Michael Dell's ongoing battle to try and turn his company private has been met with continual opposition since the release of the original proposal.
Announced in February, $24.4 billion — or $13.65 per share — was placed on the table by Michael Dell and investment firm Silver Lake. The deal would not only allow the company founder to instigate rounds of restructuring and job cuts without having to answer to investing parties, but Wall Street's eyes would become blind to Dell's financial status.
However, a number of shareholders opposed the deal from the beginning. Carl Icahn and Southeastern, two of the firm's largest investors, have been vocal in their displeasure since the start; investor Catherine Christner went so far as to file a suit with Delaware Chancery Court which claimed the deal has shortchanged investors. Within the complaint, Christner says that the PC maker's board of directors is responsible for selling "Dell on the cheap."
Recently, investor Carl Icahn proposed an alternative deal, which requests that the board offer $14 per share or otherwise give investing parties a $12 special dividend and the option to hold Dell stock.
Private equity firm Blackstone launched an attempt to prevent Dell going private by offering shareholders $14.25 a share, but later dropped out of the running.
Despite these problems, the company founder is still determined to press ahead. In a SEC filing, a presentation to shareholders documents the reasons why Dell should be removed from public markets. Titled "The rationale for a private Dell," the document says that "Dells' transformation is necessary to navigate a rapidly changing landscape."
The company founder argues that the PC market is changing "faster than anticipated" due to the emergence of cloud computing and mobile technology. As a result, the PC maker needs to shift from being personal computer-focused to a company based around Enterprise Solutions and Services (ESS)-focused products in order to guarantee future success and survival.
While Dell's ESS business is growing, the company's market share in software and services remains at less than one percent worldwide, and the PC market is under "significant pressure" due to changing consumer demand.
The company's ESS business is growing, but "not fast enough to offset declines in the core PC business."
"There is an emerging shift away from traditional datacenters toward outsourced and cloud-based delivery models," the presentation reads. "With respect to servers, there is significant potential for further margin erosion due to intensifying competition in x86 servers, and a competitive threat from the rapid shift to cloud computing. The company has lost share in storage since ending its re-seller relationship with EMC."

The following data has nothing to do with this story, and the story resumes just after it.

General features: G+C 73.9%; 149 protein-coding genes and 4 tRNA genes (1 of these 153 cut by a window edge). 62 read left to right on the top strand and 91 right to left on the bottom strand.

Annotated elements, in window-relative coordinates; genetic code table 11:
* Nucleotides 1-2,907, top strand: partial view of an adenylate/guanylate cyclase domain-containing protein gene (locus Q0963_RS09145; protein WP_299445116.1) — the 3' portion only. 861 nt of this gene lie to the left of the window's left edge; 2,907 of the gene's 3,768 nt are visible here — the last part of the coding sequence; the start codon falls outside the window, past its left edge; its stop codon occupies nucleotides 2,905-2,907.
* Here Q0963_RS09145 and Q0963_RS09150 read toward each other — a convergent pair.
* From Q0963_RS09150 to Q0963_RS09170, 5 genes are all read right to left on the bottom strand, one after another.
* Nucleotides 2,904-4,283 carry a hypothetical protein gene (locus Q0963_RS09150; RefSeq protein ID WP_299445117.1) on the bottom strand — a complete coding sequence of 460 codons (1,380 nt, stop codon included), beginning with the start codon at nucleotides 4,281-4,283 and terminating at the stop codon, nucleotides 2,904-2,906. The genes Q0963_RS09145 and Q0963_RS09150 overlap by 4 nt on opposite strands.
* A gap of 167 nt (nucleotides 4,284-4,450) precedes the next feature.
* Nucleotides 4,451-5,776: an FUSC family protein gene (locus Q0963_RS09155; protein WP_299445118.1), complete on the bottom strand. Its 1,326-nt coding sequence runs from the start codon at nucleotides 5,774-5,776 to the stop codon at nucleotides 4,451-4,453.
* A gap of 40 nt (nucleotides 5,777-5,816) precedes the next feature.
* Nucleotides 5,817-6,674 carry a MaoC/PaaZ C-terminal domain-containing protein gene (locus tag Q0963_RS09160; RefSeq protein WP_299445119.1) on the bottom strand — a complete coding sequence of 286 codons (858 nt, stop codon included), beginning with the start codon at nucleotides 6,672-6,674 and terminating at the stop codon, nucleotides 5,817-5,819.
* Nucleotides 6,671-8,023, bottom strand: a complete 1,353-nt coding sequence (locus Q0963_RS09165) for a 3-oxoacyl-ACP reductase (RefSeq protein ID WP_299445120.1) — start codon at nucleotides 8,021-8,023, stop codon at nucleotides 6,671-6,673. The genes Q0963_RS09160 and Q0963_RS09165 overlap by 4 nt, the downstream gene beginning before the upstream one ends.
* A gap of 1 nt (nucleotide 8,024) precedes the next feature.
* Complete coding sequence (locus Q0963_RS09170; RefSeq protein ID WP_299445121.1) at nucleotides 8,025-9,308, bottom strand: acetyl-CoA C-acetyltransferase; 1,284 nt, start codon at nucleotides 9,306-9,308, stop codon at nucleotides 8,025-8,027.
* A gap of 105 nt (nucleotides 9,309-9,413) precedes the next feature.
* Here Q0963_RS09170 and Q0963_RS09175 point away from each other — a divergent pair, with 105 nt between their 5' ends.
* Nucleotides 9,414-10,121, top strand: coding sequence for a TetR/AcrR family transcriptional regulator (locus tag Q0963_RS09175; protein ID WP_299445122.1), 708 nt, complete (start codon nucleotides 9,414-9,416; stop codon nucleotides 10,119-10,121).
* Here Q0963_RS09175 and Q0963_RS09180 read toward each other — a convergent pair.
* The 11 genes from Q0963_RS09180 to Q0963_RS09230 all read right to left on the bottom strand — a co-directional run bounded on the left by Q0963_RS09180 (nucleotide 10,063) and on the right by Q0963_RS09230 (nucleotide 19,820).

Michael Dell argues that transforming the company is "more challenging" as a publicly-trading entity. Dell argues that significant changes are needed to extend end-to-end IT solutions capabilities, expand sales coverage and compete in emerging markets to restore the company's balance books, but in the short term lower gross margins are expected, which results in lower earnings. Therefore, establishing these changes will likely affect Dell's stock price, which is likely to affect both customer confidence and employee job security.
The company founder admits that the "necessary" steps to save Dell entail "significant risks," and that the "speed of transformation is critical." However, if Dell is owned by two equity investors, these risks would be placed at the investors' feet, who would be able to "provide additional capital if needed."
Michael Dell says that a leveraged recapitalization is not a good solution as adding substantial debt to Dell while it remains public would "decrease the company's financial flexibility and hurt the company's ability to weather an economic or business downturn." It may also be the case that piling on debt could reduce customer confidence or result in job cuts.
In addition, the presentation states that "$13.65 per share is the result of a transparent, robust and competitive process." Within the filing, Michael Dell comments:
"From the outset of the process last August, I made clear that I was ready to participate with whatever sponsor was willing to pay the highest price. I encouraged each of the private equity sponsors who showed interest in the company to submit as strong a bid as they could and to assume that I would be willing to participate at the best price they were willing to pay.
Silver Lake made the only binding offer, with a fully committed financing package. Every other party that has looked at the Company has been unable to reach or exceed a price of $13.65 per share."
Although many shareholders may not be convinced by the presentation, reports suggest that a large investment bank supports the move to take Dell private.